Album review: ‘Remember Every Moment’ by Tin Roof Echo

(DON'T GO BACK TO) ASHEVILLE: Tin Roof Echo positions itself as a kindred spirit with Athens, Ga., heroes R.E.M., but on the project's fourth album, there's far more going on that simply an 1980s indie-rock pastiche.

Tin Roof Echo is the one-man “bedroom folk” product of Joe Hooten, though the multi-instrumentalist goes to some length to keep his real name off of his work. That’s puzzling, as the music is of a consistently high quality. Hooten seems to sell himself a bit short on occasion: Though he’s an avowed R.E.M. fetishist, his music builds upon a range of influences that extends far beyond the catalog and style of the revered Athens, Ga., foursome.

That said, Tin Roof Echo’s latest release (its fourth full-length, not counting a 2015 EP and a holiday single) is titled Remember Every Moment, a none-too-subtle nod toward Hooten’s heroes. But listeners expecting a collection of R.E.M. pastiches are in for a surprise when they spin this disc.

The album opens with “Please Don’t Wake Me.” Some may recognize the phrase from the Beatles’ “I’m Only Sleeping,” but Tin Roof Echo goes in a very different musical direction here. The tune centers around a single repeated lyrical line and some straightforward acoustic guitar, with rock backing weaving in and out of the mix. The net effect is a kind of lo-fi answer to Tom Petty.

“Nightmare” centers around a speedy, bass-led figure with thrashy guitar and over-amped, heavily distorted vocals. It has a 1980s pogo-dancing vibe; the familiar “(I’m Not Your) Stepping Stone” chord progression is delivered in a style reminiscent of Hüsker Dü.

Hooten displays a brief flash of humor with a delightful ditty called “Big Surf at Bruce Willis.” A classic surf instrumental replete with sonorous, twangy guitar leads, the tune shows that — three tracks in — Tin Roof Echo steadfastly avoids pigeonholing. With an ace melody and spot-on authentic production values (including a snippet of crashing waves at the end), “Big Surf” conjures fond thoughts of Duane Eddy, the Ventures and Los Straitjackets.

“I Heard You Say” opens to the squeaking sound of a door, followed by a dark, freak-folk arrangement. The tune is starkly intimate, vaguely reminiscent of Skip Spence’s haunting Oar album.

“In This Dream” does, in fact, sound a little bit like (very early) R.E.M., especially in the gauzy nature of the vocal track. As was the Athens group’s approach in its earliest days, the vocals on “In This Dream” are more a textural element rather than a vehicle for delivering lyrics. The buzzing, chiming guitar attack is emotionally uplifting, and one assumes the words (if indeed there are any) are of a similar nature.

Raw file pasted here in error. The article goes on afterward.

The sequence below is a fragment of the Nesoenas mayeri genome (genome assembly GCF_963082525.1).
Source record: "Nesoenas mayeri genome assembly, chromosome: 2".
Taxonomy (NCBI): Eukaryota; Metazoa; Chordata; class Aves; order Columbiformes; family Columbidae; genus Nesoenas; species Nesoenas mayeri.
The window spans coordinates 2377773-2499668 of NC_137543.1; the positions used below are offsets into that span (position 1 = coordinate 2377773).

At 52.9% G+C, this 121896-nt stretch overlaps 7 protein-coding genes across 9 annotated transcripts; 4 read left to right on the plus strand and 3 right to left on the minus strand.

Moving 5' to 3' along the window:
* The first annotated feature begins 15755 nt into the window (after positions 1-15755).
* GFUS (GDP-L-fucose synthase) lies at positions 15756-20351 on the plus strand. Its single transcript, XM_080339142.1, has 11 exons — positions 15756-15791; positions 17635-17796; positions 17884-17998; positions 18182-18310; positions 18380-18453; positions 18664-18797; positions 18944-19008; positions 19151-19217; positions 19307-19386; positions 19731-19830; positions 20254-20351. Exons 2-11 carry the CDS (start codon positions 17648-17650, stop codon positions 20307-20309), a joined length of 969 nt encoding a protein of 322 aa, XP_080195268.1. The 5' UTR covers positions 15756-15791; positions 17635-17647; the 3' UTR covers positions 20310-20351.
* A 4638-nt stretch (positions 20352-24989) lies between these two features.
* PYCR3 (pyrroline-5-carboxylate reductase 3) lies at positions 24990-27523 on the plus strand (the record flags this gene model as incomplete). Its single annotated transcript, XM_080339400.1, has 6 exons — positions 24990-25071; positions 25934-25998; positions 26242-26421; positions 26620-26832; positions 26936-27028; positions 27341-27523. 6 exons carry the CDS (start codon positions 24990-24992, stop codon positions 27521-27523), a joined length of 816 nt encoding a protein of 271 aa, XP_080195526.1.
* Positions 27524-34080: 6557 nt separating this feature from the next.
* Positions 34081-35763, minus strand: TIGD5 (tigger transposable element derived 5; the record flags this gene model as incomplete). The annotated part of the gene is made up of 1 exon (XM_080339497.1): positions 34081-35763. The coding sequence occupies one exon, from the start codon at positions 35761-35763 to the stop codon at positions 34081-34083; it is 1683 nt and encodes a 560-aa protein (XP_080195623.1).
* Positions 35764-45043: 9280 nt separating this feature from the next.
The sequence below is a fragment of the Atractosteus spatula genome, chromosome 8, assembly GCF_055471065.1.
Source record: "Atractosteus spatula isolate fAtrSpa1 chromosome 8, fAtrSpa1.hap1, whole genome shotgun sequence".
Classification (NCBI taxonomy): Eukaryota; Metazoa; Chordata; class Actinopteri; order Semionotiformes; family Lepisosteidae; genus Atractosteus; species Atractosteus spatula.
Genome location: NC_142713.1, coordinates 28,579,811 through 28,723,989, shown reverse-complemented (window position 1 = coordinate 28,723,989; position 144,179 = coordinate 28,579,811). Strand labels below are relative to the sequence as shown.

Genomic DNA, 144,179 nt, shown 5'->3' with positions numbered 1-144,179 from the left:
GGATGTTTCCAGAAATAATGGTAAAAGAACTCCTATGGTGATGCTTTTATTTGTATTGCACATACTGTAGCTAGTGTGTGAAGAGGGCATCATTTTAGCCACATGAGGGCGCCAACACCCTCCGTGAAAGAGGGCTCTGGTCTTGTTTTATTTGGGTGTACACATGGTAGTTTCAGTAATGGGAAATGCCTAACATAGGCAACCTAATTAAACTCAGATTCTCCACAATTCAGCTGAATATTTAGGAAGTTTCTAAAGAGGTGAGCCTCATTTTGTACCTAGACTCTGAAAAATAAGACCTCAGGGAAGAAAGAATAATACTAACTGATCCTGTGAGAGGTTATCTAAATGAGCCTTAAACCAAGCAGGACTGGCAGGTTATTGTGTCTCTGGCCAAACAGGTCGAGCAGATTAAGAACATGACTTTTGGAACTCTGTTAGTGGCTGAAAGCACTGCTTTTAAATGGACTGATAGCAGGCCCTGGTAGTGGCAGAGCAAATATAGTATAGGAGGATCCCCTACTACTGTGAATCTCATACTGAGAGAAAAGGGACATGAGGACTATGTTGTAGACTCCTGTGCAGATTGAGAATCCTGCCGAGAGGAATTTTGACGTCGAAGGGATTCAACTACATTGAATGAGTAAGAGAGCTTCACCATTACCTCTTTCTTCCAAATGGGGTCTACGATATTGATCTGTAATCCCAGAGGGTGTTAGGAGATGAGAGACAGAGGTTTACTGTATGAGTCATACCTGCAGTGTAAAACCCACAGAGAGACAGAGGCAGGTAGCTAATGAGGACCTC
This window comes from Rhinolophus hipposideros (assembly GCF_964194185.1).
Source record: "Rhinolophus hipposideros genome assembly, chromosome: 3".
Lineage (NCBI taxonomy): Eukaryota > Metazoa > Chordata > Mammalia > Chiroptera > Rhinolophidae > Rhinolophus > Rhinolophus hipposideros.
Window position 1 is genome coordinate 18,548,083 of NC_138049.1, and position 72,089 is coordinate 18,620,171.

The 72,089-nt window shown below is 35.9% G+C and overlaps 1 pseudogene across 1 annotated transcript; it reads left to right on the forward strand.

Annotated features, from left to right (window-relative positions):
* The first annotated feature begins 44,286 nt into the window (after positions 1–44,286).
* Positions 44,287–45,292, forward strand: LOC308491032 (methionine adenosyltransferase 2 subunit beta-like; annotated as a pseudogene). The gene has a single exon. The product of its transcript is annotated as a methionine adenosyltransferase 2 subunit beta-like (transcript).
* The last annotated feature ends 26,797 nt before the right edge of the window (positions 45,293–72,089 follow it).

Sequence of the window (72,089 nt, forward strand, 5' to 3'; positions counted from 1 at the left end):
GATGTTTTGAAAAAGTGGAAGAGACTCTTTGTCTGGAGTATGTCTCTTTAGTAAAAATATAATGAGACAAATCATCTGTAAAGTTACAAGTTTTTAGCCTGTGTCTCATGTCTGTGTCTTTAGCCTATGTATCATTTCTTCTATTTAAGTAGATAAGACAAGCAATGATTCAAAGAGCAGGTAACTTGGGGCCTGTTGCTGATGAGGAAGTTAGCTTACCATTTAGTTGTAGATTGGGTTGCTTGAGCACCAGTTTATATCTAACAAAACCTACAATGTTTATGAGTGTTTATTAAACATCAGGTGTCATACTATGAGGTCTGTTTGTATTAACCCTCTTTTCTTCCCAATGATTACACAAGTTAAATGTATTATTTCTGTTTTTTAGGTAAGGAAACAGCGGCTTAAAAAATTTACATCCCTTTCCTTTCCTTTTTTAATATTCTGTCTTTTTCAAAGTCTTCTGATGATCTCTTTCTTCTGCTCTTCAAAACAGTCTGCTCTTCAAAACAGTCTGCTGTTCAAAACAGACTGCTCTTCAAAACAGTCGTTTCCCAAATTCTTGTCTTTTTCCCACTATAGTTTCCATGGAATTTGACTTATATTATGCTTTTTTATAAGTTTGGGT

“Alarm Clock Blues” is another musical left-turn. The sound of an air-raid siren is joined by an insistent, riff-heavy melody in which the bass often plays in lockstep with the rhythm guitar. Chugging lead guitar figures and a heavy metal “Cookie Monster” vocal (punctuated with a wordless roar) are the hallmarks of this, the briefest track on Remember Every Moment.

“Everything’s Always a Maybe” is a straightforward indie rocker. Hooten doesn’t rely overly upon traditional guitar solos, preferring instead to splash a lick here and there. And while there’s a memorable melodic line in many of his songs, he often dials it back in the mix, preferring subtlety over a more direct approach.

The gentle, acoustic and countrified nature of “Change on the Way” is merely the latest in a series of unexpected genre shifts on Remember Every Moment. It’s an effective tune with a spare, economical arrangement that places focus on Hooten’s world-weary vocal. In a sense, it feels out of place on this album, but then Tin Roof Echo’s stylistic breadth is so wide that the unexpected is, in the end, expected.

“Carry Me Home” is a slow-to-mid-tempo tune that (surprisingly) follows logically from “Change on the Way.” Shades of Neil Young and 1970s Bob Dylan can be detected in the song’s vaguely campfire-sing-along demeanor. And a wonderfully dissolute lead guitar solo reinforces the Neil Young vibe.

As the album winds toward its end, a lyrical theme seems to emerge: nearly half of the disc’s songs concern themselves — at least nominally — with sleep and dreaming (and, one suspects, rapid eye movement). The shoegaze-flavored “In That Dream” closes the set.

Or does it? In a curious nod back to the earliest days of the CD format, the track listed as “In That Dream” contains an additional, hidden song. With chiming guitar and a gravelly vocal from Hooten, the tune — in absence of additional information, let’s call it “Nothing Ever Works” — is perhaps the closest that Remember Every Moment comes to sounding like R.E.M. And when Hooten raises his vocals an octave, the lyrics become uncharacteristically clear, bringing to mind some of the later-period music from Athens’ favorite sons. In the end, this hidden and unnamed song represents perhaps the strongest few minutes on a pleasingly varied collection of original songs from Tin Roof Echo.


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About Bill Kopp
Author, music journalist, historian, collector, and musician. His first book, "Reinventing Pink Floyd: From Syd Barrett to The Dark Side of the Moon," published by Rowman & Littlefield, is available now. Follow me @the_musoscribe

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2 thoughts on “Album review: ‘Remember Every Moment’ by Tin Roof Echo

  1. JH

    Thank you for such a kind review, thank you for listening and supporting local music!
    Tin Roof Echo

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